The Architecture of Fantasy: How Authors Use Real Places To Build Imaginary Ones

Last month, J.K. Rowling announced that the North American school for witchcraft and wizardry is named Ilvermorny. It's apparently one of 11 major wizarding schools across the globe, with others located in Brazil, Japan, and Africa.

Since the release of this new information online, fans have scrambled to pinpoint the real geographic locations of these schools. There have been guesses that Ilvermorny lies roughly in New England, possibly in Salem, Massachusetts. Others have named Detroit or approximated a point near the Canadian border. Some degree of excitement typically greets any update to the Harry Potter universe, but there's another lesson to take note of here. By connecting her invisible world with real places, Rowling has managed to cultivate a feeling of greater involvement within her community of readers. 

Imaginary lands hold a lens up to the flaws and troubles of own realities, acting as a foil to showcase the way things could be if only the laws of physics were slightly different.

The Scaffolding

When authors build worlds, they take reality into their own hands. The prospect of designing an entire cosmos from its Big Bang moment to Armageddon is exciting and empowering. In this situation, the author becomes architect, engineer, site inspector, and construction contractor. But there are several solid points in favor of choosing a real location to build fantastic elements on top of, instead of creating one purely from scratch. Think of the setting as a kind of scaffolding; it comes with a prefabricated structure that readers will already have some basic understanding of.

This scaffolding allows the author to reflect on real events and grounds the story in solid cultural or historical roots (how effectively those elements work together can vary enormously, however). A preexisting setting also offers a chance for the writer to manipulate the outcomes of actual events. How would an elven invasion have altered the development of modern warfare, for instance? What would the East India Company have done if forced to cope with a plague of sea serpents? Jonathan Strange & Mr. Norrell by Susanna Clarke is a good example of how well this fusion can work. The Industrial Revolution is, after all, far more interesting when magicians are involved.

The blending of real and unreal events and places is sometimes referred to as “low fantasy,” versus the expansive worlds of high fantasy, a division that began to evolve as far back as the Edwardian era. One of the most fascinating things about low or “urban” fantasy is its hidden proximity to the real world. Another universe may lurk at the back of a wardrobe in an English country home, or down the bottom of a rabbit hole. Sometimes our world and others overlap, like the center of a Venn diagram. These new worlds that still retain vestiges of our own offer a unique angle; they allow the author to make comparisons. Imaginary lands hold a lens up to the flaws and troubles of own realities, acting as a foil to showcase the way things could be if only the laws of physics were slightly different.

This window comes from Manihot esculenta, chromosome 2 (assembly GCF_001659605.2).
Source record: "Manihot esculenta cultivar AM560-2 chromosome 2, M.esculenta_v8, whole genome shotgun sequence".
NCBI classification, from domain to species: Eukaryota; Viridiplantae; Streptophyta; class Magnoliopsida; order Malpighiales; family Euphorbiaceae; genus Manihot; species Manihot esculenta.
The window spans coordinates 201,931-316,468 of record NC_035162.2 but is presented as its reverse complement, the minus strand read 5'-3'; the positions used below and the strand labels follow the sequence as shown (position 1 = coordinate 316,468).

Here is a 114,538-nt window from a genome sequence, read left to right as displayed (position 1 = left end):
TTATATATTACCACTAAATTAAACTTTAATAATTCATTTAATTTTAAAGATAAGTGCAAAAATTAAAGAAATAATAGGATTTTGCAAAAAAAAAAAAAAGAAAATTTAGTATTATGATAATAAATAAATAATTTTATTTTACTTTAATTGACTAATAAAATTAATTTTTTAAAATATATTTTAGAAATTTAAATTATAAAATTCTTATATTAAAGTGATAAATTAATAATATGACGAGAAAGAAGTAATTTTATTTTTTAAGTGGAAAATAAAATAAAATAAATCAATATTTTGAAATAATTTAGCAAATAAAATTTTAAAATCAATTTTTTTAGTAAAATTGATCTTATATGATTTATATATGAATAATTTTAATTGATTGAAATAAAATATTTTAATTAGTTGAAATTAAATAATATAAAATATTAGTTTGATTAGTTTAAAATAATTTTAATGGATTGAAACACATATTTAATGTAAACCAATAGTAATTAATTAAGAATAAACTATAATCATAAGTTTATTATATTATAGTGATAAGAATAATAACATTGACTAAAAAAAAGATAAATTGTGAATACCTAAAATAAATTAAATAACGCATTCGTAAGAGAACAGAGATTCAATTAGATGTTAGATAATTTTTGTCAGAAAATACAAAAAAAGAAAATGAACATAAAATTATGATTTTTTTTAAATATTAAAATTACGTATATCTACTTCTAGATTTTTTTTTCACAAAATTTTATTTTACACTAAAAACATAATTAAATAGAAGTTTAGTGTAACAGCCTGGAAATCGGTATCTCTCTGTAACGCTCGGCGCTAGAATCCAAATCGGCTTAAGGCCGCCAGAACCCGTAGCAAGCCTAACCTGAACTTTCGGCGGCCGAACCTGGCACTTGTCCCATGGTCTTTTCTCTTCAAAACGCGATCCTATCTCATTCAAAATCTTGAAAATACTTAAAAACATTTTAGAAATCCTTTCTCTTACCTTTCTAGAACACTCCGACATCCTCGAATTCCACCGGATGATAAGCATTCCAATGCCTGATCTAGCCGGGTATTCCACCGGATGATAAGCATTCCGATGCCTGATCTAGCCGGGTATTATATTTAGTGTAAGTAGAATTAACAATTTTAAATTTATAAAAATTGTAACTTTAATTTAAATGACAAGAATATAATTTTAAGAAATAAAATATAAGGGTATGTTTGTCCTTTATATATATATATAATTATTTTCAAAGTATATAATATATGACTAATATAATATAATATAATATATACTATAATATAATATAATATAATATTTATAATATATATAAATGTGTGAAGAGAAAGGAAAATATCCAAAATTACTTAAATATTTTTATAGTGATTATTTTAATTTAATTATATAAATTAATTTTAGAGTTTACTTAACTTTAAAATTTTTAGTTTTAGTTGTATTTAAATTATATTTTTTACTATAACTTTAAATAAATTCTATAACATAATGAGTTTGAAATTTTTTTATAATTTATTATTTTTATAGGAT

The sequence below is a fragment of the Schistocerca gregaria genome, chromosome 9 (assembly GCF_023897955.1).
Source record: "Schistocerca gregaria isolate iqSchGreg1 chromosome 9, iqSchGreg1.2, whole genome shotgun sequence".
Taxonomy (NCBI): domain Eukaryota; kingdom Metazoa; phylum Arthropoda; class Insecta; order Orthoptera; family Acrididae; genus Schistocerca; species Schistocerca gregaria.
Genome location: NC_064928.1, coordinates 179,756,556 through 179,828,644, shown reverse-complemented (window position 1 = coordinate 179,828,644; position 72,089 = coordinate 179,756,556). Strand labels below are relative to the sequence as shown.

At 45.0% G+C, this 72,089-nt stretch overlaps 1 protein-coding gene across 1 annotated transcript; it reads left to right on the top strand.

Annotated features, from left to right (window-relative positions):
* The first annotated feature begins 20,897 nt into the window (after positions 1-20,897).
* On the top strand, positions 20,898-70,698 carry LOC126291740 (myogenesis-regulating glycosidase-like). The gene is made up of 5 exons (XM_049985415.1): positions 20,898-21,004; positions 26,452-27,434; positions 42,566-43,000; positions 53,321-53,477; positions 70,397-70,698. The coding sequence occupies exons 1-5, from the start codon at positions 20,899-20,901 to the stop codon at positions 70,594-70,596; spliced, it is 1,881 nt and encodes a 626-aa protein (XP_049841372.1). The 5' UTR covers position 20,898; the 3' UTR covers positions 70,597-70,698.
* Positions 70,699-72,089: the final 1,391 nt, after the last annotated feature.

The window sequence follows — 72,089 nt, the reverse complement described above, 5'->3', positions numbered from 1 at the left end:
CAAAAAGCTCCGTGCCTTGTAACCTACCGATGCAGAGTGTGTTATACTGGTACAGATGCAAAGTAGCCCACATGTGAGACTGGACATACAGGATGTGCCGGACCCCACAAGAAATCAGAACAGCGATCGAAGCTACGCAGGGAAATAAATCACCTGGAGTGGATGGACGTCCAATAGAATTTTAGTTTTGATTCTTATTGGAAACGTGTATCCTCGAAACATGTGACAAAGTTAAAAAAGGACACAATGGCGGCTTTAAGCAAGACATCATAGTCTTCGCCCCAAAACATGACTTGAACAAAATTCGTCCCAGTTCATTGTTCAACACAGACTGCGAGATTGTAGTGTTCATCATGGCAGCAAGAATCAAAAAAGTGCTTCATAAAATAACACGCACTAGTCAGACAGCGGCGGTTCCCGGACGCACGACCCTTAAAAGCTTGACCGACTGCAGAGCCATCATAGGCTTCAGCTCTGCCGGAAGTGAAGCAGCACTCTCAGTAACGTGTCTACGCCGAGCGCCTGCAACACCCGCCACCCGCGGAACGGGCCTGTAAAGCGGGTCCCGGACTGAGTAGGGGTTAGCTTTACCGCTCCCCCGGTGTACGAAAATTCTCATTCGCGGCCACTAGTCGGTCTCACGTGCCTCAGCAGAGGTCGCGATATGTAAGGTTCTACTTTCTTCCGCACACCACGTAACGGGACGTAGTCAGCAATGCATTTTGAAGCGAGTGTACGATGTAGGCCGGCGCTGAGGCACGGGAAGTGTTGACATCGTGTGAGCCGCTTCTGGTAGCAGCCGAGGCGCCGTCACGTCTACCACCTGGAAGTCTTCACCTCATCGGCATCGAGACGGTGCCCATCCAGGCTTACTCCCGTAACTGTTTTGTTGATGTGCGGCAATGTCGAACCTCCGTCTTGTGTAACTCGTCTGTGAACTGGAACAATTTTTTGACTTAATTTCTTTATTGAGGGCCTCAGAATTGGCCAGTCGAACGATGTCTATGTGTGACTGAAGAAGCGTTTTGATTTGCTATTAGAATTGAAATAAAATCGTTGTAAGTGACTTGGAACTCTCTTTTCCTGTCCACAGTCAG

A Solid Foundation

Have you ever heard the saying that the best lies hold an element of truth? It's the context of witnessing these fantastic elements so close to home that makes them all the more believable. The Oxford of The Golden Compass by Philip Pullman shows how completely a skilled author can cloak fantasy in a veil of reality. By devoting great attention to the detail of the various colleges and their inhabitants, it's possible to almost forget that the animal daemons which accompany humans in Pullman's world aren't as normal a part of Oxford as the Bodleian Library.

Arguably, even authors who choose to place their characters in an invented land still use knowledge of established social norms and laws as a crutch, otherwise these groups wouldn't be recognizable to readers as a form of civilization. This could be interpreted as a reflection of how people across time and space often have the same basic desires—it stands to reason that the same would apply to characters in other realities, regardless of whether they're strictly human or not.

Part Number:

Part Number:
Leah Dearborn

Column by Leah Dearborn

Leah Dearborn is a Boston-based writer with a bachelor’s degree in journalism and a master’s degree in international relations from UMass Boston. She started writing for LitReactor in 2013 while paying her way through journalism school and hopping between bookstore jobs (R.I.P. Borders). In the years since, she’s written articles about everything from colonial poisoning plots to city council plans for using owls as pest control. If it’s a little strange, she’s probably interested.

To leave a comment Login with Facebook or create a free account.


jbrianschlessinger's picture
jbrianschlessinger from Milwaukee WI transplanted to Vancouver WA is reading Old Man's War May 8, 2016 - 4:49pm

As a writer striving to make sense of getting words into agreeable shapes, while making sense of the landscape, I liked this viewpoint.

When I took writing classes at the community college, I was told to write things I know about. At the time it didn't occur to me how that statement could be taken literally. This article clarifies that idea. It also gives an insight to simplifying how worldbuilding can be fashioned on parts of towns and cities we grew up in and visited.

 I will put this kernel of information in my journal and use it on the stories I'm working on. Way to go Leah. You payed it forward!